ماہ فروز خاتون
|Died||c. 1610 or 1620 (aged 19–30)
Topkapı Palace, Istanbul, Ottoman Empire
|Burial||Eyüp Cemetery, Istanbul|
Şehzade Suleiman (possibly)
According to historian Baki Tezcan, nothing is known about her except her probable name and period of death.[b] Her Muslim name, Mahfiruz, means "favourite of the crescent". Such peculiar names were given to the women of the Imperial Harem.
She was the first of Ahmed I's three women and bore him Osman II. With the birth of Osman, the couple's first child, Ahmed became the youngest Ottoman sultan to become father, and Osman was the first Ottoman first-born prince to be born in the Imperial capital of Istanbul.
- Sultan Osman II (3 November 1604, Istanbul, Topkapı Palace – murdered by janissaries, 20 May 1622, Istanbul, Topkapı Palace, buried in Ahmed I Mausoleum, Sultan Ahmed Mosque), Sultan of the Ottoman Empire;
- Şehzade Bayezid (1612, Istanbul – murdered by Murad IV, 27 July 1635, Istanbul, Topkapı Palace, buried in Ahmed I Mausoleum, Sultan Ahmed Mosque);
- Şehzade Suleiman (1613, Istanbul – murdered by Murad IV, 27 July 1635, Istanbul, Topkapı Palace, buried in Ahmed I Mausoleum, Sultan Ahmed Mosque);
Assessment by Peirce
The date of her death is undetermined. There are evidence that strongly suggests that she died at latest by 1610. According to Leslie P. Peirce, she was alive when Osman was enthroned as sultan in 1618 after the deposition of incompetent Mustafa I; Peirce believes that she was not living in the palace during his son's reign nor did she act as valide sultan, as privy purse registers listed no valide sultan during Osman's reign. Also from the middle of 1620, Osman's governess, the daye hatun, began to receive an extraordinary large stipend, one thousand aspers a day rather than her usual two hundrend aspers, an indication that she was now the official stand-in for the Valide Sultan. Mahfiruz may have fallen out of favour, judging by her absence in the palace and burial in Eyüb rather than with her husband, and never have recovered her status as a royal consort. Venetian ambassador Contarini reported the beating of a woman who had irritated Kösem, ordered by the sultan, in 1612, which may be identified to Mahfiruz. She may have been a rival of Kösem, who made efforts to keep Mustafa safe from execution, and saw an obstacle in Mahfiruz.[why?] She was buried in the large sanctuary of Eyüp, Istanbul.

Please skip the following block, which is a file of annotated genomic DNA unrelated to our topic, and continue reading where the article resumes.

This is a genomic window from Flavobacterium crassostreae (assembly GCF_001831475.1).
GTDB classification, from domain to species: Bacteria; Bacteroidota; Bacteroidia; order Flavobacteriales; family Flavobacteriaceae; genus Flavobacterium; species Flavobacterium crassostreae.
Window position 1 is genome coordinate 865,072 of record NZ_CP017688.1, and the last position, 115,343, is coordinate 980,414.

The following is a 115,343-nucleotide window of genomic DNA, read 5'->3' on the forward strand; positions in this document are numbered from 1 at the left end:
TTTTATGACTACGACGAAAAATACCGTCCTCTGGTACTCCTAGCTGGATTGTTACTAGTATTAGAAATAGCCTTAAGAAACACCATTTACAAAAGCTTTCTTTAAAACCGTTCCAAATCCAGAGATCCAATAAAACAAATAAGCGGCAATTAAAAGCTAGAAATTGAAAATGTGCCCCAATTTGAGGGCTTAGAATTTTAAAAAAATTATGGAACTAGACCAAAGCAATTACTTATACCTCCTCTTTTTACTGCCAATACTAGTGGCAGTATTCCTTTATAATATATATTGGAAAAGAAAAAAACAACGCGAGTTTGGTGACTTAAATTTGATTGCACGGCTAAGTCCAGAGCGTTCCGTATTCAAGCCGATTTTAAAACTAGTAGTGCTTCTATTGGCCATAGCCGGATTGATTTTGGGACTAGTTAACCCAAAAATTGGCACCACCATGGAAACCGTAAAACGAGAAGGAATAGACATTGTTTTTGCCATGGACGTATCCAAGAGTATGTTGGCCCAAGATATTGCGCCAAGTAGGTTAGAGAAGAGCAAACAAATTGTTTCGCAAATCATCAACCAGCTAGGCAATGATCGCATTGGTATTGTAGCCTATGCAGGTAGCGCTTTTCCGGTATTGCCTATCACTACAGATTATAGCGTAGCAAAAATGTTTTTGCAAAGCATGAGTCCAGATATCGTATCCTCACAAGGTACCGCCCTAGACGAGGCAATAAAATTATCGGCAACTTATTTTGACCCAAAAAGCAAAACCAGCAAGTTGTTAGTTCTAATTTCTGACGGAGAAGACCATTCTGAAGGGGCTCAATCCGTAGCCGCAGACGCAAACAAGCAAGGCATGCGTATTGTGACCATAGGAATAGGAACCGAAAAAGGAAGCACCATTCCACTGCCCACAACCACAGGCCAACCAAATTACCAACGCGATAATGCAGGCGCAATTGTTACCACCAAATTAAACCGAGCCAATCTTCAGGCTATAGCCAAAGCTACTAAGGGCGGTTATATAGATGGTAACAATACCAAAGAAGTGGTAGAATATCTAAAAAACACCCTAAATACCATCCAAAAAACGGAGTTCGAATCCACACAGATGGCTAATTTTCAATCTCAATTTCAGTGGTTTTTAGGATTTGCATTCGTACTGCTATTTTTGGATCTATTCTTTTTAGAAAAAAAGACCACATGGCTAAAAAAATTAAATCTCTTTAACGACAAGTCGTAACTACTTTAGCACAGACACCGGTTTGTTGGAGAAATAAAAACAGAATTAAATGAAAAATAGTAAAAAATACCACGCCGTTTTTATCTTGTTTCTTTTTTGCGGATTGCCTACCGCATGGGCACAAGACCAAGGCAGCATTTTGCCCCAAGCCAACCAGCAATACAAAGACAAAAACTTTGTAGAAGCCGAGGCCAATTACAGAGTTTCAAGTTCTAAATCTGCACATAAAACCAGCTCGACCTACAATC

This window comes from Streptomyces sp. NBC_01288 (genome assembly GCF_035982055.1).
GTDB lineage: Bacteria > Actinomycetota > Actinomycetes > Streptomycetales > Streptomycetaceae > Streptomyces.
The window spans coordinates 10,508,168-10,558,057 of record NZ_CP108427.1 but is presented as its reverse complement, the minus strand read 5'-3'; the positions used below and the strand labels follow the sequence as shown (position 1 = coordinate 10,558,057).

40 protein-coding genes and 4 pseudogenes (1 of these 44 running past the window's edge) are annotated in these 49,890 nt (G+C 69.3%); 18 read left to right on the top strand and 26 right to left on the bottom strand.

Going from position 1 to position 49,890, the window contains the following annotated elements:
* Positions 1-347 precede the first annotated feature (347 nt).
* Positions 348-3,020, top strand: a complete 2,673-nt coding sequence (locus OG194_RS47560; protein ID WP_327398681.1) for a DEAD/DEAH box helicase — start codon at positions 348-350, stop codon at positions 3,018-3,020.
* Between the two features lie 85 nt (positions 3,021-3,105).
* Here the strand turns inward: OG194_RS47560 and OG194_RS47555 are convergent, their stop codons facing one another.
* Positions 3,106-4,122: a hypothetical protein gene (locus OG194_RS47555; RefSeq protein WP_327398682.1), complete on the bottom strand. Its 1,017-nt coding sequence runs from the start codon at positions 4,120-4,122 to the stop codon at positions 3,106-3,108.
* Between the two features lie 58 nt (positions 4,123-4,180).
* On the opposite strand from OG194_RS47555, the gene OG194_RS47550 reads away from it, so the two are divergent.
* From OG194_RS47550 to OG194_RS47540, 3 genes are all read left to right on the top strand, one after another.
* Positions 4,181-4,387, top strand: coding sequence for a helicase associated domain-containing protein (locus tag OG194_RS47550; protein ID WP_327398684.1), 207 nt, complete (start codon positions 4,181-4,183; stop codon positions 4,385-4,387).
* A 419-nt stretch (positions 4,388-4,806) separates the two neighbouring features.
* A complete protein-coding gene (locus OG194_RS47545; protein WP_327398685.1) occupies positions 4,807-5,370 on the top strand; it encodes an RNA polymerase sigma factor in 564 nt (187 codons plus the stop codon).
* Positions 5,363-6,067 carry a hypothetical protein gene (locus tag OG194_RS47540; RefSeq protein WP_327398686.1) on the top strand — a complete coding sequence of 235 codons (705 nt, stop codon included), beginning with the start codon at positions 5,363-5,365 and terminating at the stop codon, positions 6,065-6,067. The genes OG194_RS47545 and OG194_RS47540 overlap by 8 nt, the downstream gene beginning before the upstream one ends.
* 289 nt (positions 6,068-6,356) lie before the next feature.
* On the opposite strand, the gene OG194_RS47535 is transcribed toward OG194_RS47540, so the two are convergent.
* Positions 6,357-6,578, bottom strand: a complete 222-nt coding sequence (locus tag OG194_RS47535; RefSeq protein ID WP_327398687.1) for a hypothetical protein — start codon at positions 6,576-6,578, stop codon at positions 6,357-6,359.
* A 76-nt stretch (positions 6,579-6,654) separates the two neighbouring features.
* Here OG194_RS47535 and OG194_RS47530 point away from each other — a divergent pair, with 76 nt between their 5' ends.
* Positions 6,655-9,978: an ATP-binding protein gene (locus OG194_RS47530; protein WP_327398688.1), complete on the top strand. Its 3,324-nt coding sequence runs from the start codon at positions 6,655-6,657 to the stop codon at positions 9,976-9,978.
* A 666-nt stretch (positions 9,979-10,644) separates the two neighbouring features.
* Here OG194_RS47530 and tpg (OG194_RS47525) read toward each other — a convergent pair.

In popular culture
In the 2015 Turkish television series Muhteşem Yüzyıl: Kösem, Mahfiruz was portrayed by actress Dilara Aksüyek. Historical advisors to the series noted that the Sultan was a Circassian by birth. In the fifth episode of the first series, she was introduced as "Çerkes güzeli Raşa" (Circassian beauty Rasha) before being renamed to Mahfiruz (Mahfiruze).
- Tezcan 2007, p. 350.
- Paulus Cassel (1888). An Explanatory Commentary on Esther: With Four Appendices Consisting of the Second Targum Translated from the Aramaic with Notes : Mithra : the Winged Bulls of Persepolis : and Zoroaster. T. & T. Clark. p. 56.
favourite of the crescent
- Baki Tezcan (13 September 2010). The Second Ottoman Empire: Political and Social Transformation in the Early Modern World. Cambridge University Press. pp. 115–. ISBN 978-0-521-51949-6.
- Şefika Şule Erçetin (November 28, 2016). Women Leaders in Chaotic Environments:Examinations of Leadership Using Complexity Theory. Springer. p. 77. ISBN 978-3-319-44758-2.
- Mustafa Çağatay Uluçay (2011). Padışahların Kadınları ve Kızları. Ötüken, Ankara. p. 78. ISBN 978-9-754-37840-5.
- Peirce 1993, p. 233.
- Fındık, Nida (10 December 2015). "Muhteşem Yüzyıl Kösem". Noluyo.tv (in Turkish). Istanbul. Archived from the original on 11 February 2016. Retrieved 7 March 2017.
- Osmanlılar ansiklopedisi. Yapı Kredi Kültür Sanat Yayıncılık. 1999. p. 53. ISBN 978-975-08-0071-9.
Hatice Mahfıruze, Mahfiruz, Mah-ı Feyruz
- İsmail Metin (2010). Osmanlı sarayında cinsel sapkınlıklar. Parşömen Yayınları. p. 179. ISBN 978-605-4452-20-0.
Birinci Ahmet'in gözdelerinden ilki Evdoksia idi.
- Tezcan, Baki (2002). "The 1622 Military Rebellion in Istanbul : A Historiographical Journey". International Journal of Turkish Studies. University of Wisconsin: 40.
Stanford Shaw, the author of an Ottoman history that has been widely used as a textbook and reference work, claims, on the basis of information from an eighteenth-century French novel,84 that the sultan was "[t]rained in Latin, Greek, and Italian by his Greek mother, as well as Ottoman Turkish, Arabic, and Persian."85
- Peirce, Leslie P. (1993). The Imperial Harem: Women and Sovereignty in the Ottoman Empire. Oxford University Press. pp. 233–. ISBN 978-0-19-508677-5.
- Tezcan, Baki (2007). "The Debut of Kösem Sultan's Political Career". Turcica. Éditions Klincksieck. 39–40: 350.
- Nazım Tektaş (2004). Harem'den taşanlar. Çatı. pp. 183–185. ISBN 978-975-8845-02-6.